PORT Talbot steelworkers have issued a £1.5billion SOS as they seek to rescue the iconic plant by buying it themselves – with the sales process set to start on Monday, The Sun reports. As Tata promised yesterday “reasonable time” would be given to find a buyer, The Sun can reveal that staff at the Welsh works are in talks with private investors to raise the money for a management buyout that would safeguard jobs and production.
The plan rivals a saviour bid from Indian tycoon Sanjeev Gupta, who yesterday demanded ministers slash energy costs to pave the way for his deal and described a takeover of Port Talbot as “very daunting”. It is understood to centre around reviving the “turnaround plan” rejected by Tata last week when they announced the shock sale of UK operations, and would require between £1billion and £1.5billion of investor cash to get off the ground.
The management buyout blueprint has impressed local MP Stephen Kinnock because it would retain both of Port Talbot’s blast furnaces and keep the plant producing four million tonnes of steel a year, in contrast to Mr Gupta’s plan which would convert a blast furnace and produce just one million tonnes.
Mr Kinnock told The Sun: “I think Mr Gupta’s proposals are very interesting but there is great potential in a management buyout. “It is very important that just because the Government is in a state of shambles over this we do not rush into a panic sale to the first buyer who comes along.” Last night Business Secretary Sajid Javid said the Government would “do all it can” to support “any serious buyer” following a meeting with Tata boss Cyrus Mistry in India.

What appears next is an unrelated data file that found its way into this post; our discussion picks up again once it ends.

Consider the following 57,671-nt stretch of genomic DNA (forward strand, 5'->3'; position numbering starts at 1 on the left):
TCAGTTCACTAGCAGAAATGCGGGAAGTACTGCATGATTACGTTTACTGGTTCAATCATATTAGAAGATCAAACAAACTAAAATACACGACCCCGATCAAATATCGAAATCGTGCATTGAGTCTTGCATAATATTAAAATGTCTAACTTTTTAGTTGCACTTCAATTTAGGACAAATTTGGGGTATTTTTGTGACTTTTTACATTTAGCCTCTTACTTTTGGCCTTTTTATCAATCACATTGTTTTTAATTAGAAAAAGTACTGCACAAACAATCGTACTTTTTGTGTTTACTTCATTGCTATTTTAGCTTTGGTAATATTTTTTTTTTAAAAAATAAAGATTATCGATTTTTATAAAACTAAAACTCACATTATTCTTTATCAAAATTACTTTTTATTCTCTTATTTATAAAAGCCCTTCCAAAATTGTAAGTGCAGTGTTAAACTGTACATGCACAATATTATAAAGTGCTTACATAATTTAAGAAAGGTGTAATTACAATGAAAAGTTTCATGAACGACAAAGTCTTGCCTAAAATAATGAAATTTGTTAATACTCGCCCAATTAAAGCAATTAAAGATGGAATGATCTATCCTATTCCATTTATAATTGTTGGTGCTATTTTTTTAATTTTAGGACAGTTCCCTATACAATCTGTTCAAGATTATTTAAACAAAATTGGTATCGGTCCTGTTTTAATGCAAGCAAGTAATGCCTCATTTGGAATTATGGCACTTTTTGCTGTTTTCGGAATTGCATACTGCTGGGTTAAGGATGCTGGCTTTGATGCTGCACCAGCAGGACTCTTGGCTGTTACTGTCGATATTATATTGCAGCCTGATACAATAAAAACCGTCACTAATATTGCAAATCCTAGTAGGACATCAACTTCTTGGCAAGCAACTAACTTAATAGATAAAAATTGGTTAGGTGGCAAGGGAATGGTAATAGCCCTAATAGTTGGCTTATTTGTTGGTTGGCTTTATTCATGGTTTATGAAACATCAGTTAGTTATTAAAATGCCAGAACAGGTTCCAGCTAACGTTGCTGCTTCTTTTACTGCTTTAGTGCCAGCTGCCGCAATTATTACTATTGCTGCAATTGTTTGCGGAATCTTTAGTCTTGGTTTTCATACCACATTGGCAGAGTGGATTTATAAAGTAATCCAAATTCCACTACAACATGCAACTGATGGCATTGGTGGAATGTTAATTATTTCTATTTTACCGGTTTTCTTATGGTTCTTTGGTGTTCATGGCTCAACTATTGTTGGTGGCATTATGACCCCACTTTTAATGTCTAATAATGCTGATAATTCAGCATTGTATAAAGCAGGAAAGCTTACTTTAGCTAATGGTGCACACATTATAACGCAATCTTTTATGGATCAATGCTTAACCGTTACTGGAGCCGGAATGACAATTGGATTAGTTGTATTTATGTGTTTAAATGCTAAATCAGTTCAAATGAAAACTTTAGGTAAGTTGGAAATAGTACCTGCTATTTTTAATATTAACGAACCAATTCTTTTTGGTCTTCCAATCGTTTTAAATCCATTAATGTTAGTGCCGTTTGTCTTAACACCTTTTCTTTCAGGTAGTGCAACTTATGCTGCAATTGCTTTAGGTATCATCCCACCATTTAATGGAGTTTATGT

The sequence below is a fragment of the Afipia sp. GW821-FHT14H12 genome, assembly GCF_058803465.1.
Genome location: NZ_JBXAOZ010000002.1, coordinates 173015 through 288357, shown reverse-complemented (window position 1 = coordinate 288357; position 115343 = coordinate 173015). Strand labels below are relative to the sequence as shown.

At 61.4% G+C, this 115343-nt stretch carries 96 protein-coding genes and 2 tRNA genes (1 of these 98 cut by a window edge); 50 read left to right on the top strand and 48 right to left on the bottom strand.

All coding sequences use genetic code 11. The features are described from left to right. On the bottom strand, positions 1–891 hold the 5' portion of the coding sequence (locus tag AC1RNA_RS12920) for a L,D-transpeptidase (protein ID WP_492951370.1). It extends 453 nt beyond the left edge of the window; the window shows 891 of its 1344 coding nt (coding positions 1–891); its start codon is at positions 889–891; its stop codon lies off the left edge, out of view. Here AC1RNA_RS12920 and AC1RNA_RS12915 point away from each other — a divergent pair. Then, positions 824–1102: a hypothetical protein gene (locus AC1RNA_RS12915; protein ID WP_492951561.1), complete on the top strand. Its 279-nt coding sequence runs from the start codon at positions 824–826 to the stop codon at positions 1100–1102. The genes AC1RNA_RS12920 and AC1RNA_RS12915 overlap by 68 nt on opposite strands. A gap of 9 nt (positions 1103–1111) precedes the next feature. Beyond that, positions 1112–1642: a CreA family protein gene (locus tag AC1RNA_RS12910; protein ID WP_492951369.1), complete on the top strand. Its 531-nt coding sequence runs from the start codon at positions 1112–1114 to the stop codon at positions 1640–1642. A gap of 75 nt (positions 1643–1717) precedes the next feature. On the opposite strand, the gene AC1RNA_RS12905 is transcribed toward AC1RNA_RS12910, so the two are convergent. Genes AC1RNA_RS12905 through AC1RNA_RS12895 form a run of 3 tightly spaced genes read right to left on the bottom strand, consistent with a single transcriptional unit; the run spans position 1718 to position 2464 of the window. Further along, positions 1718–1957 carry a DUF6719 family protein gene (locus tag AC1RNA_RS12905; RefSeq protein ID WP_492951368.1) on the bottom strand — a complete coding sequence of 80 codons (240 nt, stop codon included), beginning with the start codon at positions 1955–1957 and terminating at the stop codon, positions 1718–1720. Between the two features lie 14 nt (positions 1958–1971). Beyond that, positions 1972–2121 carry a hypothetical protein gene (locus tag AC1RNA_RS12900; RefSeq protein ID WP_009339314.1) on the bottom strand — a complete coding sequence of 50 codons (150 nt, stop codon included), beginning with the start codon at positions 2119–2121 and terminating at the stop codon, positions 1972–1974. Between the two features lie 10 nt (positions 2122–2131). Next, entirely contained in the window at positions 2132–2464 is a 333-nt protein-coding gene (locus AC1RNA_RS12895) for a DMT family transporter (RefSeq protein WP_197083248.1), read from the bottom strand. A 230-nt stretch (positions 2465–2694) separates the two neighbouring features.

He also announced the sales process will begin on Monday – though no deadline has been set, easing fears of a fire-sale by Tata as they look to dump their loss-making UK steel operations. That came as the IPPR think tank warned Britain’s economy would suffer a £7.6billion blow if a buyer cannot be found and Tata’s steelworks are forced to shut down.
The loss of 40,000 jobs would cost the Treasury £4.6billion over 10 years and reduce household spending by an extra £3billion, it said. Archbishop of Wales Dr Barry Morgan echoed Mr Gupta’s calls for sky-high energy costs to be slashed to help save British steel as he warned communities would be “crushed” if plants close.
He added: “If the banking industry, which still does not fully appreciate the extent of its rescue, judging by the behaviour of some of its members, was deemed worth saving, surely it is worth securing a sustainable future for the steel industry in Wales and the UK.” In a sign of the sacrifices that could be needed to save Port Talbot, union members at a Tata plant in Scunthorpe are being balloted over a three per cent pay cut and reduced pensions to wave through a takeover by investment firm Greybull Capital.
The deal has been in the pipeline for months and is unrelated to last week’s Tata sell-off announcement. Meanwhile the GMB union demanded a probe into a separate part of Tata over alleged visa abuse for foreign workers. National officer Mick Rix wrote to the Home Affairs Select Committee calling on it to investigate Tata Consultancy Services’ use of visas which allow firms to swap staff between countries.
He claimed Tata was using the visas to import cheap Indian workers to Heathrow as part of a British Airways outsourcing deal that will cost 800 jobs.